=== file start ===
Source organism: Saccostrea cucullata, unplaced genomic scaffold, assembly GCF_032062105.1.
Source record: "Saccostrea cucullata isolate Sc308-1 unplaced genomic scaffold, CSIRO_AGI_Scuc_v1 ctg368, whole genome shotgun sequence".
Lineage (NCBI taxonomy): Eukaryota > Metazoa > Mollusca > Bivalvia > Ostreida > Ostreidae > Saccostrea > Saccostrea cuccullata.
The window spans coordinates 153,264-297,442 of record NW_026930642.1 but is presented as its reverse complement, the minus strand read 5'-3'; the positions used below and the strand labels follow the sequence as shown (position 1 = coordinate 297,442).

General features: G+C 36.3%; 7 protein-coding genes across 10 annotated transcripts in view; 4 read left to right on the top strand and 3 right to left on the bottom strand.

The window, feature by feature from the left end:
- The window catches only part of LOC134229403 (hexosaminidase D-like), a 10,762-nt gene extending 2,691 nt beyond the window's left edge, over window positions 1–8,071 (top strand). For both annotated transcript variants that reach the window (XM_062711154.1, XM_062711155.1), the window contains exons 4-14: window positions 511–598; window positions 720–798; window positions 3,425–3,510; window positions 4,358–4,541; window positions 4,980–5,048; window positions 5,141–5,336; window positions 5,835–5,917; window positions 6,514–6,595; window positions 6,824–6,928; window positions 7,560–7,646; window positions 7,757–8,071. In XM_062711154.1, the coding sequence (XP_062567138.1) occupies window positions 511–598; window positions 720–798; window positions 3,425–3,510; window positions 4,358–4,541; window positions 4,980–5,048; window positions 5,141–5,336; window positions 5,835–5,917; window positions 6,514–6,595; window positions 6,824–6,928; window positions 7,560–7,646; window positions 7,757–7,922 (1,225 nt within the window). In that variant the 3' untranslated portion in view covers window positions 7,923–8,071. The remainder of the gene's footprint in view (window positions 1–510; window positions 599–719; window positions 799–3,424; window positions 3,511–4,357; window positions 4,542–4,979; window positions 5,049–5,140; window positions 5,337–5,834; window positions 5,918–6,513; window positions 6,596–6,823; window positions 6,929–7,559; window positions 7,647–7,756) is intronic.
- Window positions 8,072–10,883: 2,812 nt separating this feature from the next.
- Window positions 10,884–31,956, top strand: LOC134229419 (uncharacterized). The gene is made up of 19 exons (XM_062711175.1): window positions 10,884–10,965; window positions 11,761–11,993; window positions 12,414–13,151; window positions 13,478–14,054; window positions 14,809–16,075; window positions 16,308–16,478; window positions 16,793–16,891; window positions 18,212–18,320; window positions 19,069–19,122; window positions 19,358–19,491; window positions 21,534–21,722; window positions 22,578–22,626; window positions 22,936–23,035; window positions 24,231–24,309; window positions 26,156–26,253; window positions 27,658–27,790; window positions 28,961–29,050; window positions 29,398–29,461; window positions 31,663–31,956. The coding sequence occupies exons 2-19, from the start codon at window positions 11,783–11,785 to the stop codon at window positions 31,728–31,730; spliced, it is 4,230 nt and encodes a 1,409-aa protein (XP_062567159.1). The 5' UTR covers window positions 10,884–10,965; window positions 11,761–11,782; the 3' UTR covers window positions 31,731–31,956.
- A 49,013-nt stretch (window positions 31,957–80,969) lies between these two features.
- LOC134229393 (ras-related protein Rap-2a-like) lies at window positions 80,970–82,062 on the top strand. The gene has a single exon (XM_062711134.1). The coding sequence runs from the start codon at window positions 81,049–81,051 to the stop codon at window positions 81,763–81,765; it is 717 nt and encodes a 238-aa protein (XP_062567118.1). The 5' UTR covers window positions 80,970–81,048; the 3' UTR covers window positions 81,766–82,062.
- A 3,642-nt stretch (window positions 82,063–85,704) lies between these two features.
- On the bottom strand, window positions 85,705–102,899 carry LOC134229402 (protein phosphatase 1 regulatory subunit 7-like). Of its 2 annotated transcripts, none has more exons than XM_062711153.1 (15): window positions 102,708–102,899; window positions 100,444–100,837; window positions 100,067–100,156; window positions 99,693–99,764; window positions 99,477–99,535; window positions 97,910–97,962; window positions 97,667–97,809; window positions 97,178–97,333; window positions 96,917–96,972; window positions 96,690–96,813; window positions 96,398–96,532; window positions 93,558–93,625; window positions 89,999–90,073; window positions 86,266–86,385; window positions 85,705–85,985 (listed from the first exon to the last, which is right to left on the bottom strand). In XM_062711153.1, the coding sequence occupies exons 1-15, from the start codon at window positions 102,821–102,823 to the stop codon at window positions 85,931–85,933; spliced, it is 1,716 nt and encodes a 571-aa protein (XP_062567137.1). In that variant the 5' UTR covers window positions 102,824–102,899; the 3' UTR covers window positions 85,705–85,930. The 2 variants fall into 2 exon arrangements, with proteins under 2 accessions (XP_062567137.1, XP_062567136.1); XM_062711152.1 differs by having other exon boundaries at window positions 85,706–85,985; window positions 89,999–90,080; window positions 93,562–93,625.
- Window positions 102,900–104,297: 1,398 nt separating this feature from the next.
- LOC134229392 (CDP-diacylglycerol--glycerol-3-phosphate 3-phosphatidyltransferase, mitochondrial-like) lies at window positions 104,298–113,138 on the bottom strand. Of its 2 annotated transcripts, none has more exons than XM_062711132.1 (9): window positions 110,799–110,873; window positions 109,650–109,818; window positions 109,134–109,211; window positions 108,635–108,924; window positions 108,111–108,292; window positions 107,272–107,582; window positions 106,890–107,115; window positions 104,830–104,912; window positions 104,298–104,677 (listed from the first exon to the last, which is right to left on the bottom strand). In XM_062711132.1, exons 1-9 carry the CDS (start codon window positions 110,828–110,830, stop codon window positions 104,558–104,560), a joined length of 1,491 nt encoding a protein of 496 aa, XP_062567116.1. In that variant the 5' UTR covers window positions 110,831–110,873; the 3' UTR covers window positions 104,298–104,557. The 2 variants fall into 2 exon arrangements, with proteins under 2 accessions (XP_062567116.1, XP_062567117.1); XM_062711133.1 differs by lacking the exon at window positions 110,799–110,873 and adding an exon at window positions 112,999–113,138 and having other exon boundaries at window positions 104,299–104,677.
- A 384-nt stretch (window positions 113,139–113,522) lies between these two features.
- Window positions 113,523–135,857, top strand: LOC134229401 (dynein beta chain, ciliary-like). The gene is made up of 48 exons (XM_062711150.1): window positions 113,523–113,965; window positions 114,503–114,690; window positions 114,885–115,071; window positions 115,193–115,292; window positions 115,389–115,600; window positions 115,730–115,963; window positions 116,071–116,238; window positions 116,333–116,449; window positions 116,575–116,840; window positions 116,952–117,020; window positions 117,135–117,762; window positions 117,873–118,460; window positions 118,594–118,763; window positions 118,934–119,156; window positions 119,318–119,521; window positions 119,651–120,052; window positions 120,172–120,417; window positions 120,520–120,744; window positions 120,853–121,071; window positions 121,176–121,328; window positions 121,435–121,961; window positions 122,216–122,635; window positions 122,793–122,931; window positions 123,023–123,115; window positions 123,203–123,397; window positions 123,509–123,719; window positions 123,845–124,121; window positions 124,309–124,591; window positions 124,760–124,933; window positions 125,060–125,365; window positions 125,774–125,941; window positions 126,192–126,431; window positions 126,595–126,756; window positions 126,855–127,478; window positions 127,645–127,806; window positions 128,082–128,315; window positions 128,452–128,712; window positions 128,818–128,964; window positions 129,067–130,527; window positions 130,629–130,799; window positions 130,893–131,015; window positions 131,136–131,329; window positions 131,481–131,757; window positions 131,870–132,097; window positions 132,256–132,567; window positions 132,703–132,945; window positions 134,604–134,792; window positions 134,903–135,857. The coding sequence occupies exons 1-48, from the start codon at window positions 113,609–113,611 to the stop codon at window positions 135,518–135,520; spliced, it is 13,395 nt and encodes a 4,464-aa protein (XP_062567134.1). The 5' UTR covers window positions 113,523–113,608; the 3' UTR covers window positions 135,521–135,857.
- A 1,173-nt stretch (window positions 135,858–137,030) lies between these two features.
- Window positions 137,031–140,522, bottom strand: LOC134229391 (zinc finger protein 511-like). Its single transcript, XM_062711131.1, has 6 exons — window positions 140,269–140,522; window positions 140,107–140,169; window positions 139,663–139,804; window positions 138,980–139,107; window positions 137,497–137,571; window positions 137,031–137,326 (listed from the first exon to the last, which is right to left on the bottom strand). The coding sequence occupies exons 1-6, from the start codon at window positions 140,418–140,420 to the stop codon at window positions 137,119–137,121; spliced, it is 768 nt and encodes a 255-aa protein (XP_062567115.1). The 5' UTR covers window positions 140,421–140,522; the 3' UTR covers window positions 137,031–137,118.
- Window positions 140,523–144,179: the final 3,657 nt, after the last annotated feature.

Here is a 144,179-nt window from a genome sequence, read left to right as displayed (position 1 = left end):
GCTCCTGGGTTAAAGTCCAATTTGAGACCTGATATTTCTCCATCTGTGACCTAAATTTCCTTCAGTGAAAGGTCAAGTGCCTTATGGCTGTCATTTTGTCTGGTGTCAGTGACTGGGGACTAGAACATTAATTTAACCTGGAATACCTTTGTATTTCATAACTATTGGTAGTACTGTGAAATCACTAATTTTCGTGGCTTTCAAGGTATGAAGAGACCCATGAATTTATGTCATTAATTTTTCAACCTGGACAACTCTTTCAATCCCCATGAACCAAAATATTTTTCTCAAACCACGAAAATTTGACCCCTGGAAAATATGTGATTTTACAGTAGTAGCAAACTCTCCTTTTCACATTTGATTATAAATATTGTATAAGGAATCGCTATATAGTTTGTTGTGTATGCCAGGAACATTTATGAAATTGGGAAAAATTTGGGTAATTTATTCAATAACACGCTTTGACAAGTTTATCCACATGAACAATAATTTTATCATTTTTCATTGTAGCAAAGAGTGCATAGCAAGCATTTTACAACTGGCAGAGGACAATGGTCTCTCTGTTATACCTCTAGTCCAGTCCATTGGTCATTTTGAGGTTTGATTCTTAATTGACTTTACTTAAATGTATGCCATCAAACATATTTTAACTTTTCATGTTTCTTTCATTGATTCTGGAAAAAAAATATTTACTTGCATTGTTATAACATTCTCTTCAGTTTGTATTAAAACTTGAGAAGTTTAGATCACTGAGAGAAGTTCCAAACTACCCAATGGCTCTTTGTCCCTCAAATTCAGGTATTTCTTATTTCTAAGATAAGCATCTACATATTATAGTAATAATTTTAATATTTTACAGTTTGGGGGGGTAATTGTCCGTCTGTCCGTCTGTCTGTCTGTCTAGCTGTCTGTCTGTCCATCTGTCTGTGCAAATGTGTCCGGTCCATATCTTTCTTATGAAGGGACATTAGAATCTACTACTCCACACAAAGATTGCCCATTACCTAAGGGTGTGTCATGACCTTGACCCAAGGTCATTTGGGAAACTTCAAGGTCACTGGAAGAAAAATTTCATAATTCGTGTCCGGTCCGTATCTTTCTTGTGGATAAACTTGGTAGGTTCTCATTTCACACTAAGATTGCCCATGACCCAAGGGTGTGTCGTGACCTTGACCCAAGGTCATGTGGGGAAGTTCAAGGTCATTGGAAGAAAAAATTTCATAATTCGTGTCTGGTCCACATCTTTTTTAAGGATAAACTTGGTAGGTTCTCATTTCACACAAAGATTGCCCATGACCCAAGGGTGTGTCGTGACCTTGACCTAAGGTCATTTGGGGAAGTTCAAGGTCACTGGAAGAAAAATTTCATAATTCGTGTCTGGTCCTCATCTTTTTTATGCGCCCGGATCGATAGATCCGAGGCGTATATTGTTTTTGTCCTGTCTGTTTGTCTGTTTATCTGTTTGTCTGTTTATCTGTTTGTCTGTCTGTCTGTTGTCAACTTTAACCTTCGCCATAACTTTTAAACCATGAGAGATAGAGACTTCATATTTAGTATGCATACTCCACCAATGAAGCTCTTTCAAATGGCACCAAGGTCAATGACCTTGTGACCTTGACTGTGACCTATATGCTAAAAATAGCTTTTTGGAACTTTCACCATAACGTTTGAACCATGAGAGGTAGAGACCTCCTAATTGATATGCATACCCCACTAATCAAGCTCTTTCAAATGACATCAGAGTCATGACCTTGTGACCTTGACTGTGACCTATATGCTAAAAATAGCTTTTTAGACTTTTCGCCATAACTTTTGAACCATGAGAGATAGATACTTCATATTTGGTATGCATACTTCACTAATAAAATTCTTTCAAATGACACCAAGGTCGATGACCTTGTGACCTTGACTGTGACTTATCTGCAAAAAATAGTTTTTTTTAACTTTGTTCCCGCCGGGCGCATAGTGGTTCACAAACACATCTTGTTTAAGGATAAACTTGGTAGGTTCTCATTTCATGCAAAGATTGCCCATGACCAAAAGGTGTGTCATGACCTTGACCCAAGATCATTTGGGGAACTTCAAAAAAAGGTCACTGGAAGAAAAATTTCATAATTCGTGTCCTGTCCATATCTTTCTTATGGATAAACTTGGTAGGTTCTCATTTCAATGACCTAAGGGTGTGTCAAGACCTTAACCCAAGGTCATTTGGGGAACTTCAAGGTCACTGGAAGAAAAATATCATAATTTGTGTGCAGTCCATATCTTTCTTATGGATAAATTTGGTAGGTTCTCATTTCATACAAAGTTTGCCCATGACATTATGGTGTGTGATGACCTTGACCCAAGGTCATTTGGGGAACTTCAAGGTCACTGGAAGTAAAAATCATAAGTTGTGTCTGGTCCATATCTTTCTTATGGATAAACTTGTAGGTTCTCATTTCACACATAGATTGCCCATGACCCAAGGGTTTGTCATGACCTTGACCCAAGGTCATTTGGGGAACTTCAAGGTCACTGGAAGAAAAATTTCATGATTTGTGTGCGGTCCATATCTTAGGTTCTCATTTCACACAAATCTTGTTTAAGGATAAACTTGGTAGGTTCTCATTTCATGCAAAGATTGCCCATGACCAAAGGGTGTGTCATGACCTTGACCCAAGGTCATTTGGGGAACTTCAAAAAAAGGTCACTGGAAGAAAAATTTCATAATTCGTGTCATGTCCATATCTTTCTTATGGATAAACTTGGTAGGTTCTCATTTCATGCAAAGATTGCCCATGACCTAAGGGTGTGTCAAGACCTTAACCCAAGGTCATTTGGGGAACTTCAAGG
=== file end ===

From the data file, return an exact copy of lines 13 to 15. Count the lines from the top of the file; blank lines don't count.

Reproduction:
- On the bottom strand, window positions 85,705–102,899 carry LOC134229402 (protein phosphatase 1 regulatory subunit 7-like). Of its 2 annotated transcripts, none has more exons than XM_062711153.1 (15): window positions 102,708–102,899; window positions 100,444–100,837; window positions 100,067–100,156; window positions 99,693–99,764; window positions 99,477–99,535; window positions 97,910–97,962; window positions 97,667–97,809; window positions 97,178–97,333; window positions 96,917–96,972; window positions 96,690–96,813; window positions 96,398–96,532; window positions 93,558–93,625; window positions 89,999–90,073; window positions 86,266–86,385; window positions 85,705–85,985 (listed from the first exon to the last, which is right to left on the bottom strand). In XM_062711153.1, the coding sequence occupies exons 1-15, from the start codon at window positions 102,821–102,823 to the stop codon at window positions 85,931–85,933; spliced, it is 1,716 nt and encodes a 571-aa protein (XP_062567137.1). In that variant the 5' UTR covers window positions 102,824–102,899; the 3' UTR covers window positions 85,705–85,930. The 2 variants fall into 2 exon arrangements, with proteins under 2 accessions (XP_062567137.1, XP_062567136.1); XM_062711152.1 differs by having other exon boundaries at window positions 85,706–85,985; window positions 89,999–90,080; window positions 93,562–93,625.
- Window positions 102,900–104,297: 1,398 nt separating this feature from the next.
- LOC134229392 (CDP-diacylglycerol--glycerol-3-phosphate 3-phosphatidyltransferase, mitochondrial-like) lies at window positions 104,298–113,138 on the bottom strand. Of its 2 annotated transcripts, none has more exons than XM_062711132.1 (9): window positions 110,799–110,873; window positions 109,650–109,818; window positions 109,134–109,211; window positions 108,635–108,924; window positions 108,111–108,292; window positions 107,272–107,582; window positions 106,890–107,115; window positions 104,830–104,912; window positions 104,298–104,677 (listed from the first exon to the last, which is right to left on the bottom strand). In XM_062711132.1, exons 1-9 carry the CDS (start codon window positions 110,828–110,830, stop codon window positions 104,558–104,560), a joined length of 1,491 nt encoding a protein of 496 aa, XP_062567116.1. In that variant the 5' UTR covers window positions 110,831–110,873; the 3' UTR covers window positions 104,298–104,557. The 2 variants fall into 2 exon arrangements, with proteins under 2 accessions (XP_062567116.1, XP_062567117.1); XM_062711133.1 differs by lacking the exon at window positions 110,799–110,873 and adding an exon at window positions 112,999–113,138 and having other exon boundaries at window positions 104,299–104,677.